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This month, Israel is celebrating its 60th anniversary. American Jews will be invited to join in those celebrations. But, in refusing to recognize that its national existence rests on the expulsion of more than 700,000 Palestinians from their homeland, Israel fails to speak to Jews of conscience. Here is why I cannot join the celebration.
My grandmother, my mother’s mother, was a seamstress. She was known for the loveliness of her embroidery. Before WWI, she had made a career of sewing flowers onto fine silk ball gowns destined to be worn in Vienna’s imperial palace, the Hofburg. Eventually, her hands became too rough for the silk and she was fired. Thereafter, she raised three daughters in a one-room apartment in Vienna’s 2nd district, a Jewish neighborhood nicknamed “die Maztosinsel” (Matzo Island). She supported herself by helping merchants at a nearby open-air food market clean their stalls at the end of the day. In return for her labor she was given the half-rotted food that was no longer good enough for paying customers and, in this way, she was able to feed herself and her daughters. But even in conditions of such dire poverty, she went on sewing and was known for the beauty of the embroidered quilts that covered her daughters. I have always thought of her as my quilt Omi (an affectionate term for grandmother).
As time went on, political danger was added to economic privation. By 1932, Austrians were living under a home-grown fascist regime. My mother was fired from her job, but joined a youth group working to get children out of Austria. Then, in 1938, Hitler’s armies annexed Austria. Soon, Hitler came to visit the newest possession of the Third Reich. On a sleety cold day, the Viennese lined his parade route 10 deep for the 8 hours that his train was delayed, screaming themselves hoarse on “Heil Hitler.” So my mother and her mother knew that they were living in a nation of collaborators.
One day, my mother came home to find her mother having coffee with the Christian lady who lived across the hall. For many years, the two old ladies had shared a bathroom and a water tap at the end of the hall, and whatever food they possessed. Today they were sharing pastry and discussing the occupation. When it came time to leave, my grandmother’s neighbor got up, but instead of going to the door, she walked behind the screen that separated the beds from the rest of the small room. A minute later she emerged with all of my grandmother’s quilts piled in her arms. Without shame or haste or apology she went to the door. There she paused and said to my Omi “Well, the Nazis will take these anyway, and I’ve always wanted them.” And with that, she walked out.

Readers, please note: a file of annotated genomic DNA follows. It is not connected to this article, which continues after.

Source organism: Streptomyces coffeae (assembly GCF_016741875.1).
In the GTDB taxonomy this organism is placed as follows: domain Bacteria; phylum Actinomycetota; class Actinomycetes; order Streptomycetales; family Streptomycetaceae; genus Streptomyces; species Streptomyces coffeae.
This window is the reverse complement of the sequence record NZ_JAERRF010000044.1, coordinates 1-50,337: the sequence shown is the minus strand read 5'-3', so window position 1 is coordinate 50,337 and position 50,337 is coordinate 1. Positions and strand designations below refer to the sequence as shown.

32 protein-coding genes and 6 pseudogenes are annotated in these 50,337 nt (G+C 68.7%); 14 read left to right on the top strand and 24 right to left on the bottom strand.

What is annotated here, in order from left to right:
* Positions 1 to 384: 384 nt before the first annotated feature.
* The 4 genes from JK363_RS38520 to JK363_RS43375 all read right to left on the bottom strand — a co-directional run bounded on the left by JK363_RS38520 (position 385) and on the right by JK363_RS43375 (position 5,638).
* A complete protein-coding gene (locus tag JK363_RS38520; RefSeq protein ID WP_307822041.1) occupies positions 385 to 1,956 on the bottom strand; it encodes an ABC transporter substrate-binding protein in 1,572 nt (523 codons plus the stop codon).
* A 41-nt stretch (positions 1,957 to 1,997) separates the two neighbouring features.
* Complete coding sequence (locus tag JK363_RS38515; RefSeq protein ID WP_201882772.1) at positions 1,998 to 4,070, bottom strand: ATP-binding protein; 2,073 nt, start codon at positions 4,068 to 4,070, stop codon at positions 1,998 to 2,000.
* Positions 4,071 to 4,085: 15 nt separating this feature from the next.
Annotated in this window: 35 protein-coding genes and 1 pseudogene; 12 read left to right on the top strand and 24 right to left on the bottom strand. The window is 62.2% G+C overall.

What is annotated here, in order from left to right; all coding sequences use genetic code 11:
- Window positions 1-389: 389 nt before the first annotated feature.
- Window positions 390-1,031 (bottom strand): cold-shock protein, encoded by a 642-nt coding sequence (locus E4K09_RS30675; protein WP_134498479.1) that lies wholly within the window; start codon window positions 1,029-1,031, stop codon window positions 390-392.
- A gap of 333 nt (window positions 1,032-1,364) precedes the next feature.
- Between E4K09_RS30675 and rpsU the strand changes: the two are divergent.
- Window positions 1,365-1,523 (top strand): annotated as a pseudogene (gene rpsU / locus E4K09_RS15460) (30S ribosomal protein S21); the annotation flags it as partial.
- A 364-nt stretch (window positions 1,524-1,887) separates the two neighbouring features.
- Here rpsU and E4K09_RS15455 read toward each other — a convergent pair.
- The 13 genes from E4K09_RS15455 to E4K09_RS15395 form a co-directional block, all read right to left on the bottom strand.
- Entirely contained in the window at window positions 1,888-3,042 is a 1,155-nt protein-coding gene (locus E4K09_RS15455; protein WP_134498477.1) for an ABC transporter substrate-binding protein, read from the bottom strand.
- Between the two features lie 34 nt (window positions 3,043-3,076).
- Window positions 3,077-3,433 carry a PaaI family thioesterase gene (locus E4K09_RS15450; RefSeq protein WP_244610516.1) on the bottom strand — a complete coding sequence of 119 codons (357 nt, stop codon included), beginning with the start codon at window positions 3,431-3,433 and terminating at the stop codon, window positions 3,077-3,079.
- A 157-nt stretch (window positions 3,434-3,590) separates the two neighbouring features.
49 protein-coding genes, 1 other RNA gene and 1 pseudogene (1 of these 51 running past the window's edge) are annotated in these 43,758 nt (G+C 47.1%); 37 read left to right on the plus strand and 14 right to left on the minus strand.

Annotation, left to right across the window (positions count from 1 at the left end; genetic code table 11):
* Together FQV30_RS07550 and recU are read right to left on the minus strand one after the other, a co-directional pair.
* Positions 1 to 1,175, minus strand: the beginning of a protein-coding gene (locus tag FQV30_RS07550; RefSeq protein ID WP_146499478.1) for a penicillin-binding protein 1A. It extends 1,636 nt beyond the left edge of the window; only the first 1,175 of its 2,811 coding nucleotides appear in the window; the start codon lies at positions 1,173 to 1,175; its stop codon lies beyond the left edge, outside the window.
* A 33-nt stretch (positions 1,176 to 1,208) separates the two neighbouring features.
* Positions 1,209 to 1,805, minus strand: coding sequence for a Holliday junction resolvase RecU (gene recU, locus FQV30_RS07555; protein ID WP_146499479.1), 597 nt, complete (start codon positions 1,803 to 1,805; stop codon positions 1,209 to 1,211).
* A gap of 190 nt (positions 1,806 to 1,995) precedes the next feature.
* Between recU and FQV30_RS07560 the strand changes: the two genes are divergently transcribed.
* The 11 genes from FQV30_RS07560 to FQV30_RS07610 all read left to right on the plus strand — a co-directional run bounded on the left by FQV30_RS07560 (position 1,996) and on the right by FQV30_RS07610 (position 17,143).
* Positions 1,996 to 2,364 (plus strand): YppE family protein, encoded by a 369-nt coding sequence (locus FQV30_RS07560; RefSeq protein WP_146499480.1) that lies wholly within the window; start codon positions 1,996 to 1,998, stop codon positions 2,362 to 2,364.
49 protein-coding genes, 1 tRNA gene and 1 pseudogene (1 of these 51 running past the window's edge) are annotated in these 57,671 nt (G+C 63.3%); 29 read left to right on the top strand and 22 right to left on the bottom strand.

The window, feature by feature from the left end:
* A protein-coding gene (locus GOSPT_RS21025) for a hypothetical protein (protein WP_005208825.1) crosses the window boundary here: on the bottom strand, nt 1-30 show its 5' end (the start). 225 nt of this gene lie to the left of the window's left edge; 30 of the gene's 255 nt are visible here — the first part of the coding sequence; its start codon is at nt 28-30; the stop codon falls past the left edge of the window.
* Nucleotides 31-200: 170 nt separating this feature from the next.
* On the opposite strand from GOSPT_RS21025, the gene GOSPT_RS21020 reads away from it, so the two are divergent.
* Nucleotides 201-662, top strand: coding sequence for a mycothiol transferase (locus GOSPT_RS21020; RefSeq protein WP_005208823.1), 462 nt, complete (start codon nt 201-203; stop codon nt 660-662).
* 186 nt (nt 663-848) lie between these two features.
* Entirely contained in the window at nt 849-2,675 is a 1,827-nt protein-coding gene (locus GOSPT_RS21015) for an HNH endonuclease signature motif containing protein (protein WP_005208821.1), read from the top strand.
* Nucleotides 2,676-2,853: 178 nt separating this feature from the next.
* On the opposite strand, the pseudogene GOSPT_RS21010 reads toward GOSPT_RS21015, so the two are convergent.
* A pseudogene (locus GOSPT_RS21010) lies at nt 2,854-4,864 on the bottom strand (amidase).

Sometime later, my mother was designated a chaperone on one of the last Kindertransport trains to leave Austria. But, while my mother was able to get to safety, my quilt Omi was denounced to the Nazis by one of her neighbors. She was arrested and shipped to the Warsaw ghetto, which functioned as a holding pen for Auschwitz. And there the trail ends. We have never known exactly how or when she died. Her unmarked death remains the great unhealed sore of my mother’s life in this, her 98th year.
So when Israelis claim to have created the Jewish state in my name, in the name of my quilt Omi, they speak less than the whole truth. They never say “to establish this state we took – and we continue to take – the beautiful embroidered quilts from Palestinians and, worse yet, the water from their land, and the olive trees from their gardens and indeed, the very roof over their heads.” This, too, is Israel. So I must say NO. No, you may not use my name. No, you may not use the name of my quilt Omi. We do not celebrate independence born of others’ ongoing dispossession.
EVE SPANGLER is an Associate Professor of Sociology at Boston College and a member of Jewish Voice for Peace.